The Workers' Party has said repeatedly that it wants to be a "rational, respectable and responsible" opposition party. Indeed, it has had no qualms admitting that it is not ready to form an alternative government. Its main message to Singaporeans from the general elections in 2006 through to 2015 is that it is a check and balance against a People's Action Party (PAP) Government.
But with the party's 60th anniversary coming up, and party renewal high on the agenda, is this path still relevant?
Admittedly, this approach has worked well. In the 16 years since Mr Low Thia Khiang took over as secretary-general, the WP has become the most successful opposition party here, with six elected MPs and three Non-Constituency MPs.
In a recent interview with Lianhe Zaobao, WP assistant secretary-general Pritam Singh attributed this to the discipline injected by Mr Low and the WP leadership.
There can be no question that while small, the WP has been an effective party.
Some perceive that WP's 2011 triumph at the polls pushed the PAP Government to be more inclusive socially and economically, even though WP leaders Png Eng Huat and Daniel Goh were coy about taking credit for this during an interview with Insight.
But the WP's cautious approach in challenging the PAP Government incrementally may not be sustainable moving forward.
Already, by taking a moderate stance, the WP has been dismissed by some opposition supporters as being "PAP-lite".
Political observer Eugene Tan from the Singapore Management University points out that sooner or later, voters will expect the WP to "challenge the PAP in a serious way".
And it must do so, if it has aspirations to grow beyond its token presence in Parliament, and form an alternative government.
Take for instance the Singapore Democratic Party (SDP), which makes no bones about its ambitions to form a government. The SDP has a policy unit and a much more comprehensive set of alternative policies published on its website.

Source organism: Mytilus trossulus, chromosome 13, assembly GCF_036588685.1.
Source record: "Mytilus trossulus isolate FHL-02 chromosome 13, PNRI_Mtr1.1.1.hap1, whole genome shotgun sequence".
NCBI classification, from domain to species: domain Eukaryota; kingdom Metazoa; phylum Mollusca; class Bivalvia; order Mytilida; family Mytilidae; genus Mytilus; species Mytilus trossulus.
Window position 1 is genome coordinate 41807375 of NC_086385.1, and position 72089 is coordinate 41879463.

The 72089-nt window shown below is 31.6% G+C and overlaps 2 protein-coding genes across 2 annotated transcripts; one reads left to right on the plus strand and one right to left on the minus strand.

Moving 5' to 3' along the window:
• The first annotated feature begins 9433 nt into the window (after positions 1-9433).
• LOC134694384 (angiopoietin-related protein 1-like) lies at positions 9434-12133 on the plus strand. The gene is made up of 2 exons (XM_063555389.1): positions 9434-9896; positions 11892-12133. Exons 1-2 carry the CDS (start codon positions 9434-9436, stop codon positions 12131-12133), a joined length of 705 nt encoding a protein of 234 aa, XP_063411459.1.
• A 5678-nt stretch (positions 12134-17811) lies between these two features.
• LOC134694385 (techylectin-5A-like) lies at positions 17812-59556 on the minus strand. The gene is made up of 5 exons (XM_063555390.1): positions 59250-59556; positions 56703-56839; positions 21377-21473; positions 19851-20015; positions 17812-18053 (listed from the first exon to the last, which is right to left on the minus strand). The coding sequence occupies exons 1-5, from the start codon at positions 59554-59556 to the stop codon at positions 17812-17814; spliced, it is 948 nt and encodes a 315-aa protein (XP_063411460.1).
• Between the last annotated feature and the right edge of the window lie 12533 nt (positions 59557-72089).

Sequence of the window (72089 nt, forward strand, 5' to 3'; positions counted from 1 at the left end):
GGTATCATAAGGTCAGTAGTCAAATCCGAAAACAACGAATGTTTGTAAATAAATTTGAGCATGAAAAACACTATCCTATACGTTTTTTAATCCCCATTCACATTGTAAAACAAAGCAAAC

Voters thinking of supporting the SDP, a political party with no parliamentary presence, will have no doubts on where the party stands on key issues.
In contrast, the WP appears reluctant to flesh out its policies and ideas in full outside of Parliament, preferring instead to discuss them piecemeal only when they happen to be on the parliamentary agenda - which is a reactive approach.
On the whole, the party seems overly wedded to its parliamentary role. While this means its MPs can criticise policies and raise questions in Parliament, it can also be argued that this is the WP's blind spot.
The party may have missed opportunities by adopting this Parliament-or-bust approach.
Take for instance the parliamentary debate on the constitutional changes to the elected presidency in November last year, when the WP was criticised by Deputy Prime Minister Teo Chee Hean for "(springing) upon the House" its proposal for the president's custodial powers to be vested in a popularly elected senate.
It chose to neither submit this proposal to a Constitutional Commission reviewing the matter earlier in the year, nor issue the proposal in public to generate support for its ideas in the months when society had started debating the issues. By the time it tabled it in Parliament, it was too late to make any meaningful impact.
If the WP had made its position public before taking it to Parliament, it would have given Singaporeans more time to mull over the proposal - instead of having to tune in and think through these complex issues in the much shorter timeframe of a parliamentary debate.
The WP's tiny presence in Parliament would have meant its proposal was likely to be a lost cause there to begin with, so why not advance it in the court of public opinion, one might ask.
Furthermore, even within its parliamentary role, it is notable that none of the party's MPs has ever tabled a Bill, something even individual Nominated MPs have done previously.
Policymaking is undoubtedly a difficult process, but the WP must start somewhere, if it wants to build up its policymaking chops over time.The party needs to provide alternative policies beyond the brief remarks in its manifesto, articulate this platform to voters, and persuade them that the WP has what it takes to govern Singapore.
This will take time and effort, since the party will also need to have its own internal debates among its leaders and cadres before going public on where it stands on key issues. However, Singaporeans who support the WP deserve no less.